From June 2020 through December 2021, nursing homes faced many separate COVID-19 outbreaks, with the average outbreak lasting 4 weeks.
We found that certain factors increased the likelihood that a nursing home would have a longer outbreak.
Specifically, transmission of COVID-19 in the community surrounding a nursing home had the strongest association, with nursing homes located in areas with high transmission more likely to have longer outbreaks. Longer COVID-19 outbreaks were also associated with nursing homes that were larger than 100 beds, experiencing reported staff shortages, and government-owned.
What GAO Found
GAO analysis of data from the Centers for Disease Control and Prevention (CDC) shows that, from June 2020 through December 2021, nursing homes faced many separate COVID-19 outbreaks, with the average outbreak lasting 4 weeks. Officials GAO interviewed at six selected nursing homes in four states described a range of outbreak experiences, including critical challenges and some successes. For example, two critical challenges included:
- Staff shortages. Officials from five nursing homes described experiencing staffing shortages during outbreaks. For example, officials from one nursing home described a staffing crisis, noting that at one point the home was down about 25 percent of its workforce.
- Low staff morale. Officials from three nursing homes discussed the psychosocial effect the pandemic had on their staff and the difficulties in maintaining staff morale. For example, officials from one nursing home described how the outbreaks took away the joy of caregiving from staff, and officials believed that many staff were left traumatized.
GAO's analysis of CDC and Centers for Medicare & Medicaid Services (CMS) data found that transmission of COVID-19 in the community surrounding a nursing home, known as community spread, had the strongest association with the duration of an outbreak. Controlling for other factors, prior to the introduction of COVID-19 vaccines, nursing homes in counties experiencing low community spread had outbreaks that ended an estimated 7 days earlier than nursing homes in counties experiencing high community spread. GAO also found that most outbreaks (75 percent) began with a reported staff case during the first week. These results could indicate that, during times of higher community spread, staff have a greater likelihood of being exposed to the virus in the community and bringing it into the nursing home. Other factors GAO found that had a strong association with outbreak duration included nursing home size, reported staff shortages, and ownership type.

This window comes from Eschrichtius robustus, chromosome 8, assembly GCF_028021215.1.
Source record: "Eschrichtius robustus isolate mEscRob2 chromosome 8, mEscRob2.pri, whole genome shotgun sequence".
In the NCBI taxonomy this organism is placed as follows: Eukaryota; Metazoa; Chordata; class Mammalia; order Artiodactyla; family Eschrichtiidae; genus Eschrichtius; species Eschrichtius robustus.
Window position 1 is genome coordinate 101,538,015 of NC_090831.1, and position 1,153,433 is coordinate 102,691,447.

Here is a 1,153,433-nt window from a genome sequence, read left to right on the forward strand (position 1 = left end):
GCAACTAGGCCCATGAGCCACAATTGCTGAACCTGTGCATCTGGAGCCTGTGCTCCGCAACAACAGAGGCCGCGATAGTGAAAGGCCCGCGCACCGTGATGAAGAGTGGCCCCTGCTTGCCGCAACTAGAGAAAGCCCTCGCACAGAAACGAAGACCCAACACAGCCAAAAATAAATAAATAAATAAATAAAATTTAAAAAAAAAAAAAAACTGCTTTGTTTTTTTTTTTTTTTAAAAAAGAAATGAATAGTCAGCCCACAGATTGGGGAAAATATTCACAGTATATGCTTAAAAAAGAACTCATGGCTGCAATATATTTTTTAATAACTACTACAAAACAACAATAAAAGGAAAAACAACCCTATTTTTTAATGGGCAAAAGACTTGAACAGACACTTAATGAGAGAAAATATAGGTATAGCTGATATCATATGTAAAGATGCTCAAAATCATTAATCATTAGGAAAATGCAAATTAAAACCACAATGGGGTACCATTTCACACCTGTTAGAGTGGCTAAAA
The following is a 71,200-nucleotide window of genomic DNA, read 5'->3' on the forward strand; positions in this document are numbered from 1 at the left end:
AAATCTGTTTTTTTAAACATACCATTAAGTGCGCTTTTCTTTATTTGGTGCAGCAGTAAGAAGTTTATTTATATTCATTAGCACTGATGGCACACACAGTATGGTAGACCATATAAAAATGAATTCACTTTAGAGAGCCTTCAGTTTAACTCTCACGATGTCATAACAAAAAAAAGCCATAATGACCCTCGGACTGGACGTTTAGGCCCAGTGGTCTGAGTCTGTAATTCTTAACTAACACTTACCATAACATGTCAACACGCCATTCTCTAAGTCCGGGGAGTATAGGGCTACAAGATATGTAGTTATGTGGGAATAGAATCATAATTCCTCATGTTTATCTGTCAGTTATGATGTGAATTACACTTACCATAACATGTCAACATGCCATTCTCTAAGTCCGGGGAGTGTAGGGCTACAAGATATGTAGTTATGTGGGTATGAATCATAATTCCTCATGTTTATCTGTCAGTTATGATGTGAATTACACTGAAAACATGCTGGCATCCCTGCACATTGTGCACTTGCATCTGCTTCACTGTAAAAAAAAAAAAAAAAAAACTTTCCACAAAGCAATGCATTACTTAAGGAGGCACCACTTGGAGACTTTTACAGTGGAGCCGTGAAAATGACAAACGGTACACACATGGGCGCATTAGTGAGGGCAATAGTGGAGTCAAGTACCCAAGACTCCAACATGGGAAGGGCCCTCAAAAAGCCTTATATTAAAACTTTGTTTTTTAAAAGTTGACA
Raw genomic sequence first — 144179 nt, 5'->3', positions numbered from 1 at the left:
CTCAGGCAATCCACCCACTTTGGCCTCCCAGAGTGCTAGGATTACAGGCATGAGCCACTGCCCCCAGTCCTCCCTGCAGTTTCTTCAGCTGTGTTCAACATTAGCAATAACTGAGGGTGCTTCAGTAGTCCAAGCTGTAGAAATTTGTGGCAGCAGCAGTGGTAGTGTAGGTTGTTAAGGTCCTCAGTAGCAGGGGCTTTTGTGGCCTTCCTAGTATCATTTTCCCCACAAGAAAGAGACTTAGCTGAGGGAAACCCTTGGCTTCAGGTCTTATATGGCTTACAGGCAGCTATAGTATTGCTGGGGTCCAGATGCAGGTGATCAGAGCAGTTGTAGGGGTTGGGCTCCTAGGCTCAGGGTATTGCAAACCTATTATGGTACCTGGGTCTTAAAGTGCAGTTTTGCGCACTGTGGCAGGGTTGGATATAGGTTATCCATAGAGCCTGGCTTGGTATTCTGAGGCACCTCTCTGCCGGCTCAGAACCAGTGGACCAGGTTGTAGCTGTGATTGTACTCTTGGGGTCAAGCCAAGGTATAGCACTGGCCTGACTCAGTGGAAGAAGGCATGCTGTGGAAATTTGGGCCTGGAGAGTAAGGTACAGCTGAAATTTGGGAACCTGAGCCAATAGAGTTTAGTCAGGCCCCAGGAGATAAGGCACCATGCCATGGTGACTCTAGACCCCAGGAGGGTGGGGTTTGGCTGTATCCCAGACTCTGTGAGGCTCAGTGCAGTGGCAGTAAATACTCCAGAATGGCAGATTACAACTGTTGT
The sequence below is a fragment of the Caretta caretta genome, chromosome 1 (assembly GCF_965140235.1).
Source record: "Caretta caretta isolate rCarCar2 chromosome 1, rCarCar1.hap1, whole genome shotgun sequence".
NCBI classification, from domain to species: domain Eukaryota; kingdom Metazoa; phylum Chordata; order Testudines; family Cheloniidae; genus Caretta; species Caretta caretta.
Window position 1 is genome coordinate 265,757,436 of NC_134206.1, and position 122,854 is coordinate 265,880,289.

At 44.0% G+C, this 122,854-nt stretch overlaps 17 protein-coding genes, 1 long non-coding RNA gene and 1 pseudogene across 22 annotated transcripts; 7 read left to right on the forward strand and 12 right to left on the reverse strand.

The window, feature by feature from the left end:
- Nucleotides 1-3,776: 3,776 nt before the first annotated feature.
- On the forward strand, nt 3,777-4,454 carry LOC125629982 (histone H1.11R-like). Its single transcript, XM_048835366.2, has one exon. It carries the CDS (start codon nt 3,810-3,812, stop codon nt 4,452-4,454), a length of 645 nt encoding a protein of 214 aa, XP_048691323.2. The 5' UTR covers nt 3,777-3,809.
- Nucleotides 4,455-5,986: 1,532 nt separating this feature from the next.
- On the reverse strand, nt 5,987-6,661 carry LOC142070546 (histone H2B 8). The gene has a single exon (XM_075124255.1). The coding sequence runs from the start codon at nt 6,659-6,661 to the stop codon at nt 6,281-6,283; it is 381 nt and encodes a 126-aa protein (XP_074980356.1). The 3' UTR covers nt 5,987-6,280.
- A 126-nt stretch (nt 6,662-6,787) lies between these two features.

GAO Estimated COVID-19 Outbreak Duration for Nursing Homes with Selected Characteristics
Note: Using multivariate statistical models, GAO estimated the association of nursing home factors, such as facility characteristics, with the likelihood that an ongoing COVID-19 outbreak would end during a given week.
Why GAO Did This Study
The COVID-19 pandemic has had a disproportionate effect on the more than 1 million residents in the nation's nursing homes. The initial unknown nature of the virus and the scope of the pandemic created unprecedented challenges. The Department of Health and Human Services, primarily through CMS and CDC, is responsible for taking steps to address COVID-19 in nursing homes, such as issuing relevant requirements and guidance.
Many studies have explored the factors associated with the presence or severity of COVID-19 in nursing homes. However, little was known about the factors associated with the duration of COVID-19 outbreaks within nursing homes.
The CARES Act directs GAO to monitor the federal pandemic response. GAO was also asked to review CMS oversight of nursing homes in light of the pandemic. This report examines how COVID-19 outbreaks affected nursing homes, and determines how nursing home factors were associated with outbreak duration.
GAO analyzed CDC and CMS nursing home data from June 2020 through December 2021, in a statistical model, and conducted a literature review. GAO also interviewed representatives from nursing homes and state agencies from a non-generalizable sample of four states. The states were selected for variation in factors such as number of nursing home beds and COVID-19 cases.
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